Carrots are on the move all around here, uprooted by gigantic, self-propelled harvesters that travel faster than a man can walk and enable three workers to pick 75 tons--roughly a million individual carrots--in one hour.
Trucked to packing sheds, the carrots become a bobbing sea of orange in a maze of conveyor belts, coolers, scrubbers, slicers, sizers, peelers and baggers. Less than 24 hours after being wrenched from the ground, they're ready to hit the road.
"Don't you get sick of carrots?" Bob Grimm of Grimmway Farms is asked as he looks down at the slow-moving ribbons of orange that crisscross his plant in every conceivable direction and at every possible angle. "I don't have time to think about it," he replies.
Indeed. The carrot's time has arrived--and with it Bob Grimm, his brother Rod (they are known locally as "the Brothers Grimm") and two other major growers that form the crop's Big Three, a not-so-chummy fraternity around Bakersfield.
Once considered small potatoes in the supermarket produce section, carrots barely held their own against more exotic fare. They were grown and shipped by hundreds of small operators largely unschooled in the kind of marketing and self-promotion pioneered by California raisins and Florida oranges.
"They were just there--kind of flat, if you know what I mean," says Ed Odron, a produce vice president at Lucky Stores.
The drab image faded when growers came up with the wildly popular--if misnamed--fresh "baby carrot," a two-to-three-inch, pre-peeled section from a bigger carrot that consumers could not get enough of.
In just a few years, these mini-carrots have achieved a popularity that speaks volumes about lifestyle and dietary changes in America.
They are convenient, they'll last for weeks and they're low in fat and calories. A stream of credible medical studies has linked beta carotene--the pigment that makes carrots orange--to the prevention of heart disease, strokes and some forms of cancer. Today's carrots are bred to have twice the beta carotene of a decade ago.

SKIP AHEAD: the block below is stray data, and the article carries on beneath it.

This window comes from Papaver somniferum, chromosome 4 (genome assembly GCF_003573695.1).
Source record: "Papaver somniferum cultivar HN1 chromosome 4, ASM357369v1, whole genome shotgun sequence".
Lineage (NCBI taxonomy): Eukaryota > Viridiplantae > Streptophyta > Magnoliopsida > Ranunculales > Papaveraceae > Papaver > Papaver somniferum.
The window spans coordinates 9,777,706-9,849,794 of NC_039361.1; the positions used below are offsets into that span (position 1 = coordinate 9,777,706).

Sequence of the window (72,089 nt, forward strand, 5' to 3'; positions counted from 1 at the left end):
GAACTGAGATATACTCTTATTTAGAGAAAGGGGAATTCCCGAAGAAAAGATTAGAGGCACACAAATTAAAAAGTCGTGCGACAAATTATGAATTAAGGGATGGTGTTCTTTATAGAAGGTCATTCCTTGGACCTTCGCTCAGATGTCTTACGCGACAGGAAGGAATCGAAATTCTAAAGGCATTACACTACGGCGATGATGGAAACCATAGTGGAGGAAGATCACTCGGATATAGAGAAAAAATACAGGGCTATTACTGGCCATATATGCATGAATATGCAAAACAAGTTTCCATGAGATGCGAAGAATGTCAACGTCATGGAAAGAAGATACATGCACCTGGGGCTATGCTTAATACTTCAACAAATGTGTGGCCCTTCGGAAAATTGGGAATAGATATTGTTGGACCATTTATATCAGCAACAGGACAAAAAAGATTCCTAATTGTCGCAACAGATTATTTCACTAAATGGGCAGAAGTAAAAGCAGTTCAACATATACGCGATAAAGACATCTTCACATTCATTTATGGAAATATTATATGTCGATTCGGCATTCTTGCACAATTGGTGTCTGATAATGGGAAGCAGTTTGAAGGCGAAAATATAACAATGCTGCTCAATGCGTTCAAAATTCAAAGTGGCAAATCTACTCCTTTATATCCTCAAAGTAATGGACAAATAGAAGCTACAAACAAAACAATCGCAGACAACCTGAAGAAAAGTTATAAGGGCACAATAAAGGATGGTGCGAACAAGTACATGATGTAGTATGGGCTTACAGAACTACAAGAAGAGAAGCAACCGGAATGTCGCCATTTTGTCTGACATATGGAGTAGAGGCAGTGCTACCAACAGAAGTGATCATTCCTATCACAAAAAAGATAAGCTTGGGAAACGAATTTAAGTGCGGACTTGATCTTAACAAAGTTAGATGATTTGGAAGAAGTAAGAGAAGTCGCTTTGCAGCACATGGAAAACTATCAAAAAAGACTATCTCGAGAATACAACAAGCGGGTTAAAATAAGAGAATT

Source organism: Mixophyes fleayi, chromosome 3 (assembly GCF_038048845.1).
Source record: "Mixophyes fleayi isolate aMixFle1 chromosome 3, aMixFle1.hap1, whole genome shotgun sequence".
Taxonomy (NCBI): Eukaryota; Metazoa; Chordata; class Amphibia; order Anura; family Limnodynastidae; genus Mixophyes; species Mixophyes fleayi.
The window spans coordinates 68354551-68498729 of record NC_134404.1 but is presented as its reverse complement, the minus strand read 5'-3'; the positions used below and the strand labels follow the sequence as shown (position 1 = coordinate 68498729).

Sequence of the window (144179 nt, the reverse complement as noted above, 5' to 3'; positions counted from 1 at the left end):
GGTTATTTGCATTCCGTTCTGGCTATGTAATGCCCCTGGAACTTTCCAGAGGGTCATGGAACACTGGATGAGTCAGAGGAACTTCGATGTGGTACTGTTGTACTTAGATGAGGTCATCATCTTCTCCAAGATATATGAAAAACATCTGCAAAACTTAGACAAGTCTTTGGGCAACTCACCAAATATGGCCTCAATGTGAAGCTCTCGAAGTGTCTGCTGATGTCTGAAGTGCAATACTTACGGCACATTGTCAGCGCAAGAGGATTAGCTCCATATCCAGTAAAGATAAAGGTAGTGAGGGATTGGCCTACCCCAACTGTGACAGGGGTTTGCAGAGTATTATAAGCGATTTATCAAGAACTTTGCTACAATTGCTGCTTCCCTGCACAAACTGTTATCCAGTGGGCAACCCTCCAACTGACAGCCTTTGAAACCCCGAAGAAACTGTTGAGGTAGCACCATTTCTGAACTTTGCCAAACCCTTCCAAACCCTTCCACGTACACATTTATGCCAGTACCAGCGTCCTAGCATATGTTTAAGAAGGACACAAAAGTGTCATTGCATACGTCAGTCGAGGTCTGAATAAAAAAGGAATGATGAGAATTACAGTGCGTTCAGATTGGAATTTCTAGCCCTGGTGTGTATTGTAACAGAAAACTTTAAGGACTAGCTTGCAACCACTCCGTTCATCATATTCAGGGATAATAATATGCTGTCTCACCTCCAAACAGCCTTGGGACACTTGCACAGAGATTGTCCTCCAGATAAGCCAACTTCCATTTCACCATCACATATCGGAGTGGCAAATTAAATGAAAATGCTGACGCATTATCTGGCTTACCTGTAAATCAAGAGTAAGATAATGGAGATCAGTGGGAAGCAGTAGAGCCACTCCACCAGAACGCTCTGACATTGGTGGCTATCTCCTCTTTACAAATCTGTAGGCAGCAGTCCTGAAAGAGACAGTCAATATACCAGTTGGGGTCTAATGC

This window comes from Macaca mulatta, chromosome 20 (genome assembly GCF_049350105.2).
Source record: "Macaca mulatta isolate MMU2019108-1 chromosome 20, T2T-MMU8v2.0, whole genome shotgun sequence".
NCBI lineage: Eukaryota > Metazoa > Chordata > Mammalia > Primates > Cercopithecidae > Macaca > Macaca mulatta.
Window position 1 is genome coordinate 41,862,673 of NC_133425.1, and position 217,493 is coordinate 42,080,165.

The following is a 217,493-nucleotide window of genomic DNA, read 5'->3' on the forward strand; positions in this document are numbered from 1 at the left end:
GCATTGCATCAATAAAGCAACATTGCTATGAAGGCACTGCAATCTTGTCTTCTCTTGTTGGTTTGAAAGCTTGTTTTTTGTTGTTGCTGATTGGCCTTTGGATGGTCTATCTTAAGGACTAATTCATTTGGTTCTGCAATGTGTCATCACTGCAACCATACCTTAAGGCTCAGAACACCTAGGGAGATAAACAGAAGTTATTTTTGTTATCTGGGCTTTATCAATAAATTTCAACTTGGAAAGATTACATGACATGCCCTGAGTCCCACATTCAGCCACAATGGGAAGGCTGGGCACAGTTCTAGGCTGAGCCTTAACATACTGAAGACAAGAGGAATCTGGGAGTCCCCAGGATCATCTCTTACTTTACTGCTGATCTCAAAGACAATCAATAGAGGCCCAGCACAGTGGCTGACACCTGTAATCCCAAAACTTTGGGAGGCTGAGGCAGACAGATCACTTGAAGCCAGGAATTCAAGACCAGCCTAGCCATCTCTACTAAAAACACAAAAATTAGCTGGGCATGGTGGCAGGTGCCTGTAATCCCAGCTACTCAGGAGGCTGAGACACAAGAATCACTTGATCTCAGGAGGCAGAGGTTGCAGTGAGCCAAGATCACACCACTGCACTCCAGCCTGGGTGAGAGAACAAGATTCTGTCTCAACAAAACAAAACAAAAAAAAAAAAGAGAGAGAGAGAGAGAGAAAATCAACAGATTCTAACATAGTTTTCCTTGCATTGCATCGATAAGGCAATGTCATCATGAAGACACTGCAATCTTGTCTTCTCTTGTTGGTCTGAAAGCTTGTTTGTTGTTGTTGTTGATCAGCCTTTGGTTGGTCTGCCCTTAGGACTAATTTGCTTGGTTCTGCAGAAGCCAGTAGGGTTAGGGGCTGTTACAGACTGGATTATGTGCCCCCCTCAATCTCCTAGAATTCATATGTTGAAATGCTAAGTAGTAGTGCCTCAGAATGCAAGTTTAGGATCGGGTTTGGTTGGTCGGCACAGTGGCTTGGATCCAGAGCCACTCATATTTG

All this has jacked up nationwide demand for the carrot in its various forms by 40% since 1985, even as costly efforts to tap into the exploding market have knocked scores of competitors out of the "carrot deal," as growers call this corner of agriculture.
That has left the Big Three to dominate the deal. Together, Grimmway Farms, Mike Yurosek & Sons and the biggest of all, Bolthouse Farms--family operators all--shipped 80% of California's carrots and accounted for half the record $338-million U.S. carrot market last year.
"I would say we have an oligopolistic industry," acknowledges Dave Yurosek, who has taken over Yurosek & Sons from his father Mike, now retired.
Overall, California's growers and shippers supplied a total of 62% of the burgeoning U.S. market last year--up from 50% in 1980.
But the state's long drought and competition elsewhere have made that growth track a scramble. California farmers have expanded acreage by two-thirds, acquired large fleets of harvesters and thrown up expensive new automated packing sheds.
Even big corporations have been unable to keep up in this arena. Dole Food Co. lags well behind the Big Three, and Grimmway recently paid a reported $8 million to buy the carrot arm of Shell Oil Co.'s Belridge Farms, a major farming operation that the oil company got with its $3.65-billion purchase of Belridge Oil Co. in 1979.
Carrots aren't rocket science, necessarily. But they do demand attention to fast-paced marketing developments, along with quick action on such technological wrinkles as machine vision, which spots bad carrots and blasts them off the conveyor belts with laser-like shots of air.
It is all very expensive.
"That's why everybody and their grandmother isn't in the business," says Bob Grimm, who bought his machine-vision system last year with $400,000 in borrowed money. "If we tried to get in it today, we couldn't. But that system will pay for itself in two years. We used to have 150 people doing that work."
The Grimms, who grew corn and carrots as teen-agers in Anaheim and sold them from roadside stands, arrived in Di Giorgio, near Bakersfield, in 1981. They are the newcomers. The Yuroseks got into the carrot deal in 1939, down in Santa Clarita, and later moved to nearby Lamont. Bill Bolthouse, another lifelong carrot man, moved his carrot enterprise to Bakersfield from Michigan in 1973.
Kern County has replaced the Imperial Valley as the state's top carrot region, but the three mega-growers produce carrots from strategically chosen fields in both areas, as well as regions farther north. They also buy from about 150 small growers in the state.
The harvests are timed to cover all 12 months, and the acreage is planned to exploit the especially profitable times of the year when other carrot states--mainly Michigan, Florida and Texas--are out of business.